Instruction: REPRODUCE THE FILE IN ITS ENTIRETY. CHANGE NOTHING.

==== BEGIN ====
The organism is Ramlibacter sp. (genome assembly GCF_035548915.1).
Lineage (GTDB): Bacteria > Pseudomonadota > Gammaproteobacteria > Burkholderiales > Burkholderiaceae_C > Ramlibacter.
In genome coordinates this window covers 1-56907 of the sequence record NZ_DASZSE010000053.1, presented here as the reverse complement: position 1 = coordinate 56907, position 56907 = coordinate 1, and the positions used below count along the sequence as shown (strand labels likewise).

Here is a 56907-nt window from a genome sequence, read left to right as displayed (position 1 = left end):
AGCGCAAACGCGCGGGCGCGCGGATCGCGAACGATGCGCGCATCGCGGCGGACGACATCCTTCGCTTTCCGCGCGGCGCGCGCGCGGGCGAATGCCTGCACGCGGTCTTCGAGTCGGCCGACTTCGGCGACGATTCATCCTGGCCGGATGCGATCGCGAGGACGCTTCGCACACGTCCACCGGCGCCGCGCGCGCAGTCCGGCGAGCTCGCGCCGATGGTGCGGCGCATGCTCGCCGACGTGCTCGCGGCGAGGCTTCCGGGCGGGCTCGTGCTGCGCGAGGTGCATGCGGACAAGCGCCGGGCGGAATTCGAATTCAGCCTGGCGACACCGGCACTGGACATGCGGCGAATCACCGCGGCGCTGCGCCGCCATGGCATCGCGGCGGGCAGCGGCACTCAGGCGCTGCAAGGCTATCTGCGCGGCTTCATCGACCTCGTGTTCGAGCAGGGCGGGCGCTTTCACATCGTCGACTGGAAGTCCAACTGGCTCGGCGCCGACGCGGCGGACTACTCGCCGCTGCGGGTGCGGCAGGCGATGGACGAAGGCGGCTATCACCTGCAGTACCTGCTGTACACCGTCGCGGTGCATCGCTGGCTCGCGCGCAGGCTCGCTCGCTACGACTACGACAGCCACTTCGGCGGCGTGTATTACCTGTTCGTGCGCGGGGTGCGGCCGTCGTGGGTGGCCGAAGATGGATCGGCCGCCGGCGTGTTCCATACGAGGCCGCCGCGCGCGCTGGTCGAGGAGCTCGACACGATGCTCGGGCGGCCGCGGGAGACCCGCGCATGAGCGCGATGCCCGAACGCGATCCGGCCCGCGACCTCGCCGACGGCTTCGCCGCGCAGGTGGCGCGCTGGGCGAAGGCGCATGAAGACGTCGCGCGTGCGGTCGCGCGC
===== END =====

The organism is Ramlibacter sp. (genome assembly GCF_035548915.1).
Lineage (GTDB): Bacteria > Pseudomonadota > Gammaproteobacteria > Burkholderiales > Burkholderiaceae_C > Ramlibacter.
In genome coordinates this window covers 1-56907 of the sequence record NZ_DASZSE010000053.1, presented here as the reverse complement: position 1 = coordinate 56907, position 56907 = coordinate 1, and the positions used below count along the sequence as shown (strand labels likewise).

Here is a 56907-nt window from a genome sequence, read left to right as displayed (position 1 = left end):
AGCGCAAACGCGCGGGCGCGCGGATCGCGAACGATGCGCGCATCGCGGCGGACGACATCCTTCGCTTTCCGCGCGGCGCGCGCGCGGGCGAATGCCTGCACGCGGTCTTCGAGTCGGCCGACTTCGGCGACGATTCATCCTGGCCGGATGCGATCGCGAGGACGCTTCGCACACGTCCACCGGCGCCGCGCGCGCAGTCCGGCGAGCTCGCGCCGATGGTGCGGCGCATGCTCGCCGACGTGCTCGCGGCGAGGCTTCCGGGCGGGCTCGTGCTGCGCGAGGTGCATGCGGACAAGCGCCGGGCGGAATTCGAATTCAGCCTGGCGACACCGGCACTGGACATGCGGCGAATCACCGCGGCGCTGCGCCGCCATGGCATCGCGGCGGGCAGCGGCACTCAGGCGCTGCAAGGCTATCTGCGCGGCTTCATCGACCTCGTGTTCGAGCAGGGCGGGCGCTTTCACATCGTCGACTGGAAGTCCAACTGGCTCGGCGCCGACGCGGCGGACTACTCGCCGCTGCGGGTGCGGCAGGCGATGGACGAAGGCGGCTATCACCTGCAGTACCTGCTGTACACCGTCGCGGTGCATCGCTGGCTCGCGCGCAGGCTCGCTCGCTACGACTACGACAGCCACTTCGGCGGCGTGTATTACCTGTTCGTGCGCGGGGTGCGGCCGTCGTGGGTGGCCGAAGATGGATCGGCCGCCGGCGTGTTCCATACGAGGCCGCCGCGCGCGCTGGTCGAGGAGCTCGACACGATGCTCGGGCGGCCGCGGGAGACCCGCGCATGAGCGCGATGCCCGAACGCGATCCGGCCCGCGACCTCGCCGACGGCTTCGCCGCGCAGGTGGCGCGCTGGGCGAAGGCGCATGAAGACGTCGCGCGTGCGGTCGCGCGC